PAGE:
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Wednesday, September 2, 2009

Those Dang Pine Beetles!


Seems like I just got back from a pair of shows in Colorado, but on Aug 26th I went to the airport and jumped on a plane to Denver. My wife had a week off so we had quickly planned a week of camping in the cool mountains of Colorado. I had heard about the damage that Pine Beetles were causing and had seen quite a few dead trees on the mountains near Frisco and Vail two weeks earlier but I got a good look at just how bad it was on this trip. The first three campgrounds we headed to had all been clear cut because the beetles had killed all the trees. Around the western entrance to Rocky Mountain National Park (Lake Granby and Grand Lake) about 90% of the pine trees are dead. We were planning to camp a couple of nights just inside the west entrance to the park at the Timber Creek Campground. When I saw it had been clear cut and had numerous piles of trees scattered about, my frustrations hit their limit. We went back to the town of Hot Sulphur Springs and got a room. I hadn't showered in three days so it was probably a good idea to get a room anyway. It was quite depressing to see the number of trees that had died in that area.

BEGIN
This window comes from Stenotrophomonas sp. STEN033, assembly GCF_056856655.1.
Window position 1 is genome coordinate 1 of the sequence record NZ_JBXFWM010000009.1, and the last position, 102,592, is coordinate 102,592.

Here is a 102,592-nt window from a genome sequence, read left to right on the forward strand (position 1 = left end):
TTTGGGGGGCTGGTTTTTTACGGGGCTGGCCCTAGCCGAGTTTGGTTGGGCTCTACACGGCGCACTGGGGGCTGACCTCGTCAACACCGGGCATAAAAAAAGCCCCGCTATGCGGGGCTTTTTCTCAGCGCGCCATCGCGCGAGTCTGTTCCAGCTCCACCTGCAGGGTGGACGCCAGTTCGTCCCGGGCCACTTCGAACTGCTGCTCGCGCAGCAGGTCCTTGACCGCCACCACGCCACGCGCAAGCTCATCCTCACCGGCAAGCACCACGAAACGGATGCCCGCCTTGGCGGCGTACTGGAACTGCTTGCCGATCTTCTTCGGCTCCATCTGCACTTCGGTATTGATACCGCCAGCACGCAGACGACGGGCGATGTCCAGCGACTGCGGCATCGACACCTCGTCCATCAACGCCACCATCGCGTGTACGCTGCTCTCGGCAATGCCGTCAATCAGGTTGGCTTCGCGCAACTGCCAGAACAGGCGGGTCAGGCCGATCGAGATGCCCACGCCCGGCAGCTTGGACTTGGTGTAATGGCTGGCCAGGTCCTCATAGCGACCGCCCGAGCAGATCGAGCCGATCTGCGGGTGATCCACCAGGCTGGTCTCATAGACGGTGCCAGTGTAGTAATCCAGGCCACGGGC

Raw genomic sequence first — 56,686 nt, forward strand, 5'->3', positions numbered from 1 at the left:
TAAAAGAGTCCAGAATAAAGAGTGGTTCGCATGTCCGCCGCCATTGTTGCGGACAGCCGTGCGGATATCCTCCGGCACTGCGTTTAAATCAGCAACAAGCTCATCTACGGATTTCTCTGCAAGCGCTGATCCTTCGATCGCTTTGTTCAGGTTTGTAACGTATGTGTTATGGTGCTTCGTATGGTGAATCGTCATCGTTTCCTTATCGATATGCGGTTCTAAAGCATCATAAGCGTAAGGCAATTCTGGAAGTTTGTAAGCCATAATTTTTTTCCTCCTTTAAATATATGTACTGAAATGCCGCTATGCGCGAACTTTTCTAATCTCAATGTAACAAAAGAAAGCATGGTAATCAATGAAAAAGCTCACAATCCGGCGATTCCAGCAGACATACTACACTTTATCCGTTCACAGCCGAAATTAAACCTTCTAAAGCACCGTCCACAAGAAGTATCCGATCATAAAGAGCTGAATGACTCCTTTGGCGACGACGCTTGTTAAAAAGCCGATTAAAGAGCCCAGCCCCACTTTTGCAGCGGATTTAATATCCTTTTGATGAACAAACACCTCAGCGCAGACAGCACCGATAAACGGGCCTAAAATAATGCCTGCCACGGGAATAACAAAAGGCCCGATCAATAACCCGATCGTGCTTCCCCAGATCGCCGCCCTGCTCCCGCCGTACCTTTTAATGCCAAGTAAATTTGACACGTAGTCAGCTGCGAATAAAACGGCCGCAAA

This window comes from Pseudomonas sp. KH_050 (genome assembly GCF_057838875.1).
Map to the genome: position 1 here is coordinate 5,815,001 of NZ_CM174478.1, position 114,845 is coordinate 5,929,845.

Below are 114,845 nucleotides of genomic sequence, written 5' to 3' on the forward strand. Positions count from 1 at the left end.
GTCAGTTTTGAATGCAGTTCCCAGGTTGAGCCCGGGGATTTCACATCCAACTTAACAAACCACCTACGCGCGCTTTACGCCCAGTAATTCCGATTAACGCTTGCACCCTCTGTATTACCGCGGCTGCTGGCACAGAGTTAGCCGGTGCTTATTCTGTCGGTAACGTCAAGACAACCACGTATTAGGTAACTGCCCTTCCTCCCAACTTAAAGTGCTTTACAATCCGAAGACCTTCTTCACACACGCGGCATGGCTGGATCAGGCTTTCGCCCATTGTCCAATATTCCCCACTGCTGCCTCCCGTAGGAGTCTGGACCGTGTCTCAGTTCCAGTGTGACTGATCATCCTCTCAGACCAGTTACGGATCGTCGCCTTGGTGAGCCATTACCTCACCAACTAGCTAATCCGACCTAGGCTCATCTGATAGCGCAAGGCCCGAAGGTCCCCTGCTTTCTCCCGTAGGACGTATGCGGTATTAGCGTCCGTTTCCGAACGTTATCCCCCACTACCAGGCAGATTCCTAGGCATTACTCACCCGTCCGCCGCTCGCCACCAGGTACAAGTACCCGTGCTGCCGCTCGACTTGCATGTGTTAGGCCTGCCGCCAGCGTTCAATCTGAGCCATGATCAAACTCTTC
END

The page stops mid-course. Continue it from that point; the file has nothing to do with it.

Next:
The next day we drove through the park and found a campsite at the Glacier Basin Campground. Most of the trees were still alive where we camped but one large loop of the campground was closed and they had cut most of the trees down. The top two pictures are of that area.

The eastern section of the park didn't have near the damage as the western side. Only about 10 or 15% of the trees were lost. The two images above were from a mornings shoot at Sprague Lake. You can see a few of the dead rust colored trees on the opposite shoreline.

These last two images were actually from the first day of our trip. We rented a car in Denver and drove to the top of 14,240 foot Mount Evans. The first was from Summit Lake which is not actually at the summit but it is well above timberline. We continued on and right after reaching the top of Mount Evans it began to sleet... and kept sleeting. The temperature was 38 degrees so it was melting. We started down from the mountain but quickly had to pull over to photograph the last scene. I may have created a better image of this scene if the darn sleet hadn't gotten the front of the lens wet.
Our trip was soon over and as we drove back to Denver on Monday evening I thought...why is it so dark already. Sunset is around 7:35PM and its only 7:00PM. While watching TV later in our room I got the answer. The fires in California! When we flew back home the next day we could really see the layer of smoke that was in the area. We had a stop in Amarillo and it also appeared pretty hazy there. I haven't officially heard this on the news but it seemed quite hazy in the Dallas area today also.